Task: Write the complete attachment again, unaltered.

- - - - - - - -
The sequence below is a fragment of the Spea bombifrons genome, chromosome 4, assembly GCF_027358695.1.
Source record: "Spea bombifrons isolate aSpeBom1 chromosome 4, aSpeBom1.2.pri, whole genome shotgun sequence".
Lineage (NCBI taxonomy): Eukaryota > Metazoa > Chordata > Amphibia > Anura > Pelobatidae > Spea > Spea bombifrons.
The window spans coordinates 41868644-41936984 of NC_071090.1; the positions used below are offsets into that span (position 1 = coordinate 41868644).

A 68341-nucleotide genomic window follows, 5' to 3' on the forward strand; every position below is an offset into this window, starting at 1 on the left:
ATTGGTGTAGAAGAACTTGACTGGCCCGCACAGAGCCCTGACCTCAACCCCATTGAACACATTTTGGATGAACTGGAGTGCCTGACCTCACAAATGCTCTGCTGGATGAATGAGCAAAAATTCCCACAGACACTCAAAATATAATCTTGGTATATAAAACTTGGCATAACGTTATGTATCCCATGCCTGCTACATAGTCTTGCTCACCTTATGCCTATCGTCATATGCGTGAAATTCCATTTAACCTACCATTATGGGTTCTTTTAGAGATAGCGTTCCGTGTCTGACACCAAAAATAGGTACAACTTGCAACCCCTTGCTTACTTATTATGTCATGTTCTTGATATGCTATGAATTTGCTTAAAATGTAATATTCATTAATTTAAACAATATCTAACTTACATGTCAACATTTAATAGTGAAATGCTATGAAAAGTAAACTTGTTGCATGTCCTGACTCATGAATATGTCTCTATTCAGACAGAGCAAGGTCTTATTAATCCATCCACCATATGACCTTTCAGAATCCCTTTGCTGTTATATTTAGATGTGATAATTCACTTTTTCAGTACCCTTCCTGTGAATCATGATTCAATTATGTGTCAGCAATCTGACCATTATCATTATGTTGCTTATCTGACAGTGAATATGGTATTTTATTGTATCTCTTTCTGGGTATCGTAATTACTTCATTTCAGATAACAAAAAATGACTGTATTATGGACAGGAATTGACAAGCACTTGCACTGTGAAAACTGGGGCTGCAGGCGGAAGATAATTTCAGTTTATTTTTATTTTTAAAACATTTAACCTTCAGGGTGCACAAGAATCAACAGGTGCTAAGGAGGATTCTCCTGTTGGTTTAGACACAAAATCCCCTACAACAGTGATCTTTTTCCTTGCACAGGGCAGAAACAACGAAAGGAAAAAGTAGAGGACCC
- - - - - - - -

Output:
The sequence below is a fragment of the Spea bombifrons genome, chromosome 4, assembly GCF_027358695.1.
Source record: "Spea bombifrons isolate aSpeBom1 chromosome 4, aSpeBom1.2.pri, whole genome shotgun sequence".
Lineage (NCBI taxonomy): Eukaryota > Metazoa > Chordata > Amphibia > Anura > Pelobatidae > Spea > Spea bombifrons.
The window spans coordinates 41868644-41936984 of NC_071090.1; the positions used below are offsets into that span (position 1 = coordinate 41868644).

A 68341-nucleotide genomic window follows, 5' to 3' on the forward strand; every position below is an offset into this window, starting at 1 on the left:
ATTGGTGTAGAAGAACTTGACTGGCCCGCACAGAGCCCTGACCTCAACCCCATTGAACACATTTTGGATGAACTGGAGTGCCTGACCTCACAAATGCTCTGCTGGATGAATGAGCAAAAATTCCCACAGACACTCAAAATATAATCTTGGTATATAAAACTTGGCATAACGTTATGTATCCCATGCCTGCTACATAGTCTTGCTCACCTTATGCCTATCGTCATATGCGTGAAATTCCATTTAACCTACCATTATGGGTTCTTTTAGAGATAGCGTTCCGTGTCTGACACCAAAAATAGGTACAACTTGCAACCCCTTGCTTACTTATTATGTCATGTTCTTGATATGCTATGAATTTGCTTAAAATGTAATATTCATTAATTTAAACAATATCTAACTTACATGTCAACATTTAATAGTGAAATGCTATGAAAAGTAAACTTGTTGCATGTCCTGACTCATGAATATGTCTCTATTCAGACAGAGCAAGGTCTTATTAATCCATCCACCATATGACCTTTCAGAATCCCTTTGCTGTTATATTTAGATGTGATAATTCACTTTTTCAGTACCCTTCCTGTGAATCATGATTCAATTATGTGTCAGCAATCTGACCATTATCATTATGTTGCTTATCTGACAGTGAATATGGTATTTTATTGTATCTCTTTCTGGGTATCGTAATTACTTCATTTCAGATAACAAAAAATGACTGTATTATGGACAGGAATTGACAAGCACTTGCACTGTGAAAACTGGGGCTGCAGGCGGAAGATAATTTCAGTTTATTTTTATTTTTAAAACATTTAACCTTCAGGGTGCACAAGAATCAACAGGTGCTAAGGAGGATTCTCCTGTTGGTTTAGACACAAAATCCCCTACAACAGTGATCTTTTTCCTTGCACAGGGCAGAAACAACGAAAGGAAAAAGTAGAGGACCC